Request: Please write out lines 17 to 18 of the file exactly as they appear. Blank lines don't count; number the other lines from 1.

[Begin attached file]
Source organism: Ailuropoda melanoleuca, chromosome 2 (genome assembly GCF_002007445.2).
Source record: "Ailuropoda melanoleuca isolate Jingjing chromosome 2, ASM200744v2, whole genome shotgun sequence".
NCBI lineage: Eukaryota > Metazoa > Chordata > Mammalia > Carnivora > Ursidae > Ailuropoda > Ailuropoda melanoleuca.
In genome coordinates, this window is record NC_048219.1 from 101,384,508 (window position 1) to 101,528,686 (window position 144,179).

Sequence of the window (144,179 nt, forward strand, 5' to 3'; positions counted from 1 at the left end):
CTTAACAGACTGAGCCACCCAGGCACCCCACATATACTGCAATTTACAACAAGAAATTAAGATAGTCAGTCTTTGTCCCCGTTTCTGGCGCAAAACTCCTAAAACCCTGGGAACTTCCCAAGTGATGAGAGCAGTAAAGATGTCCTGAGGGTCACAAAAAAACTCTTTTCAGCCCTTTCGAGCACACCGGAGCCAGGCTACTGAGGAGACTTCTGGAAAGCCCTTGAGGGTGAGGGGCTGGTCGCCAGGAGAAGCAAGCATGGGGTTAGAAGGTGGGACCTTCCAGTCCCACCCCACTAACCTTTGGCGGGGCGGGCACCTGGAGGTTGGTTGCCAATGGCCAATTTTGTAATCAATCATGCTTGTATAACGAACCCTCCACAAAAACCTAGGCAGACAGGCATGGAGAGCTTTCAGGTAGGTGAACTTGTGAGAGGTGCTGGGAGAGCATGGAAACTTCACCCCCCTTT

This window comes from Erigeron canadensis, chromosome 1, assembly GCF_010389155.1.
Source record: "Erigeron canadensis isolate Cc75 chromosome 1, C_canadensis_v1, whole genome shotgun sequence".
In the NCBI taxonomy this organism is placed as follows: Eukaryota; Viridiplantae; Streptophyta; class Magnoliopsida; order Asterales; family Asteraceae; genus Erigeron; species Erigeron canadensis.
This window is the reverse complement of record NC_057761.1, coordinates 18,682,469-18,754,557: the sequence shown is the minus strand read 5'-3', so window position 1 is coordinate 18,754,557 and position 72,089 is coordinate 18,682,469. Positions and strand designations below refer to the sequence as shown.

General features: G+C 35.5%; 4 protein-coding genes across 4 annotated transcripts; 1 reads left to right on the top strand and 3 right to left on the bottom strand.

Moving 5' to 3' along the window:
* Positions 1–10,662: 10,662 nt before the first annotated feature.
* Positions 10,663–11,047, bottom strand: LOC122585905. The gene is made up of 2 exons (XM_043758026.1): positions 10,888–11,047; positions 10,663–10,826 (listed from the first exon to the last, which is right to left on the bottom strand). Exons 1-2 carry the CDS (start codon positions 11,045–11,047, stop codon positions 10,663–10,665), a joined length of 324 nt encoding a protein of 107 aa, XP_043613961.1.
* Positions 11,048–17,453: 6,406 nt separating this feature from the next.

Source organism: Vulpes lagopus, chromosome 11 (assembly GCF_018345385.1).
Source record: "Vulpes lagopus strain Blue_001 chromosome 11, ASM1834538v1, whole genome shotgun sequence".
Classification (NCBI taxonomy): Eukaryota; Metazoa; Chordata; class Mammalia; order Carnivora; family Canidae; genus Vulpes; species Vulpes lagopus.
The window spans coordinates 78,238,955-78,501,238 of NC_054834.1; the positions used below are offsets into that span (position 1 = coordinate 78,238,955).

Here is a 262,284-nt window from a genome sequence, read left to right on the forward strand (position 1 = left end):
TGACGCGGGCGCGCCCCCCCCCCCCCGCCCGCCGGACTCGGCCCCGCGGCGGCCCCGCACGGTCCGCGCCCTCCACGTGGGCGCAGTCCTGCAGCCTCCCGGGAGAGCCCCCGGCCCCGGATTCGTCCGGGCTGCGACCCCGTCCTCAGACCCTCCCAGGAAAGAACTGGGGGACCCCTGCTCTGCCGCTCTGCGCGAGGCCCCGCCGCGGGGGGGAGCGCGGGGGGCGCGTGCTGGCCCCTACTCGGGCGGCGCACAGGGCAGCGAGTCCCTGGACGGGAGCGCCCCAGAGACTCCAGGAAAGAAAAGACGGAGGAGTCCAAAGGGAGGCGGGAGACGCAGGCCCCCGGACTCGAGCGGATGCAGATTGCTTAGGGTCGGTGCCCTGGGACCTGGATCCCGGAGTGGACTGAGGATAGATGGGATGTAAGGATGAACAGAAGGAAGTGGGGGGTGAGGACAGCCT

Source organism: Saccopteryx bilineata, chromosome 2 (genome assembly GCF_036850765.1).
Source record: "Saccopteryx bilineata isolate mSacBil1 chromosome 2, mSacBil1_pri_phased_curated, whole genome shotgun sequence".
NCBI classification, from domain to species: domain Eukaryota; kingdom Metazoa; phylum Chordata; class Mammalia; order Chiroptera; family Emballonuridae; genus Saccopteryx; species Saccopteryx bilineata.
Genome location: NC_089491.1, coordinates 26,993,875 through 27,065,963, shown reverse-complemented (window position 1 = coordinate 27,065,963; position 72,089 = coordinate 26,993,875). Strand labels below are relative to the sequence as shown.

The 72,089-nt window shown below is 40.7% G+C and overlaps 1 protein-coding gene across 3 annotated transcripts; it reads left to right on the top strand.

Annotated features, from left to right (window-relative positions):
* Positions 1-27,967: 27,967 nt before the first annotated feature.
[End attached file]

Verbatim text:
Source record: "Vulpes lagopus strain Blue_001 chromosome 11, ASM1834538v1, whole genome shotgun sequence".
Classification (NCBI taxonomy): Eukaryota; Metazoa; Chordata; class Mammalia; order Carnivora; family Canidae; genus Vulpes; species Vulpes lagopus.